Update 11:04 AM – Now we have the Maloofs’ proposal: Refurbish Power Balance Pavilion/ARCO Arena. Good idea or not? (I’ve been sitting on my post about ARCO, looks like it’ll go up tomorrow.) David Stern and the NBA Board of Governors have a press conference going on now.
As the Maloofs flew to New York to discuss the terms of the Sacramento ESC/Arena deal, civic interests rallied together to write a letter urging NBA commissioner David Stern to find new ownership. Clearly, whatever goodwill was captured a month ago has evaporated.
The Sacramento Bee followed up with an editorial also calling for the Maloofs to sell. The level of distrust between the two parties is extraordinary. For their part, the Maloofs contend that they remain committed to a new arena in Cowtown, whereas the City and its backers continually accuse the Maloofs of trying to derail every arena plan, going back several years.
My problem with the whole affair is this: Have the Maloofs ever come up with their own plan for an arena? Based on the Bee’s timeline of the Kings’ tenure in Sacramento, the answer is no. They piggybacked onto a railyards plan in 2002, and when it collapsed they blamed the City. In 2006, they famously backed away from arena measures shortly before elections. Now they’re balking at the ESC plan over money for pre-development work. They’ve also attacked the plan’s feasibility and had their lawyers make a huge, aggressive information request of the City over the plan.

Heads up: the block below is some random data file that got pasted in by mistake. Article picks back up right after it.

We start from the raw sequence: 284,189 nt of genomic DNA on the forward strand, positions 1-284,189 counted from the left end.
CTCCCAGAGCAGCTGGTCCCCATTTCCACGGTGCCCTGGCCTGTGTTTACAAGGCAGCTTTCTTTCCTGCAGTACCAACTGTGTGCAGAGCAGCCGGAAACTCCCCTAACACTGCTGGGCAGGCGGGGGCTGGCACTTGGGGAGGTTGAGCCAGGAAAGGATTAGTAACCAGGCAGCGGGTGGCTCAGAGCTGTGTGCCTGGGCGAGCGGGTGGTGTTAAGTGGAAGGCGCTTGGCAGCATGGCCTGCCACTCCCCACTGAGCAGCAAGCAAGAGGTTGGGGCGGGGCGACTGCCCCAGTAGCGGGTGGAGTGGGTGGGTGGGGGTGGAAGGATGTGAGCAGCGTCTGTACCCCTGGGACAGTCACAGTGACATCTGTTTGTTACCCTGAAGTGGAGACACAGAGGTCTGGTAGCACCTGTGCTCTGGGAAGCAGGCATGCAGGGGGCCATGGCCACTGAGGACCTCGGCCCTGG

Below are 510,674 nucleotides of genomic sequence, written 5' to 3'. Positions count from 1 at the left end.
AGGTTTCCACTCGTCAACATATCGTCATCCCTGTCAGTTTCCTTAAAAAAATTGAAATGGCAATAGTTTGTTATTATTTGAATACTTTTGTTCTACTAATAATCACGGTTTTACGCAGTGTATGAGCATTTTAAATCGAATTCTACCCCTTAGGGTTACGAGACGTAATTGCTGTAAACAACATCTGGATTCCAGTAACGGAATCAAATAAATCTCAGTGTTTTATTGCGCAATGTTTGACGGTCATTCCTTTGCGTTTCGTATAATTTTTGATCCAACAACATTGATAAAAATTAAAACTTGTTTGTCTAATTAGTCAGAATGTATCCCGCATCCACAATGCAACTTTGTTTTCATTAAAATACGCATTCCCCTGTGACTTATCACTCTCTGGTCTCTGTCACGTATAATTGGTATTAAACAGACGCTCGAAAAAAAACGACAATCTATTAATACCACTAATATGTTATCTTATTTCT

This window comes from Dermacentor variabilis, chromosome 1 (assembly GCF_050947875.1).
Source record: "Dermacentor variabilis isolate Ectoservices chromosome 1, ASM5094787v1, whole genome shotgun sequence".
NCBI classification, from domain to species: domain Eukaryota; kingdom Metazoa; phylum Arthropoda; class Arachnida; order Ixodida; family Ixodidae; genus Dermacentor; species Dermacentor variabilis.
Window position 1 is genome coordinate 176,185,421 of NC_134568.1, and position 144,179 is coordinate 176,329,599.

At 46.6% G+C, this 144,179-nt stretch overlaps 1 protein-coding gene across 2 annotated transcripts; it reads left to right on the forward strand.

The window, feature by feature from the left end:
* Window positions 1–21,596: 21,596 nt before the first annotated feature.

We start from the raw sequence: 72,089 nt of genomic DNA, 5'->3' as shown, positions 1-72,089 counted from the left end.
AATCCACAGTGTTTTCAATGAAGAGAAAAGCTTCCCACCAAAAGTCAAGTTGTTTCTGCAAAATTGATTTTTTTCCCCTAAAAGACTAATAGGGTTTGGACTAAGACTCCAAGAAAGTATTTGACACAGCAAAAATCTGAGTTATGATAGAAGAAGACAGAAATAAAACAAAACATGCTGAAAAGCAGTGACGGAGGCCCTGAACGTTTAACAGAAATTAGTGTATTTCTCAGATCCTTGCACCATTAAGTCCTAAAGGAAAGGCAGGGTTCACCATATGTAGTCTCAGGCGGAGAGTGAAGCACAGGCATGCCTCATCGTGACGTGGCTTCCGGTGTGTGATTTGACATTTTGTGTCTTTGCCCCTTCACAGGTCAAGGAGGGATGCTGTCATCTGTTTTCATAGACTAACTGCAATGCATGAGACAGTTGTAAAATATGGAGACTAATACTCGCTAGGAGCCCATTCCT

KJ took the red-eye to New York to meet with the Maloofs and Stern on Friday. He’ll have the letter and support from the business community and the Bee, which is great. But this request of Stern is not going to change things. Sure, the NBA has leverage over the Maloofs because they’re tapping into the league’s credit line. It isn’t enough to break them. As cash poor as they are, neither they nor the team are in danger of bankruptcy. Kings payroll is the lowest in the league, and the only thing keeping it from dropping lower is the league’s salary floor ($44 million).
Knowing that the Maloofs are wary of Sacramento’s feasibility, Stern should force the Maloofs to do the one thing they haven’t done yet: come up with their own plan. Maybe that incorporates all or part of the ESC plan, maybe it’s something completely new. At least it would force the Maloofs to be engaged to a degree that they’ve never demonstrated. Then Stern can compare what the Maloofs have with ESC, take the best parts from both, and we’ll see who’s truly committed and what’s feasible. It would put ownership on the defensive and compel them to act instead of sitting on the sidelines as they’ve historically done. Stern can extend the artificial deadline another year, which won’t hurt things. If Sacramento can’t work out, they should know by next year, with Anaheim waiting in the wings. if the Maloofs are running into money problems, it’s possible that will be exposed in the next year, which could force Stern’s hand. That’s the only way I can see a sale happening not by the Maloofs’ choice. They’d have to run into a legal/financial crisis that de-prioritizes owning a team. In conjunction, Sacramento doesn’t need to do more than they’re doing now – figuring out the ESC plan feasibility. They’ve bent over backwards and spent a lot of money on this and the failed 2006 plan. And that is much more than I can say for Oakland.
Added: Pro Basketball Talk’s Aaron Bruski covers the Maloofs’ recent actions in great detail.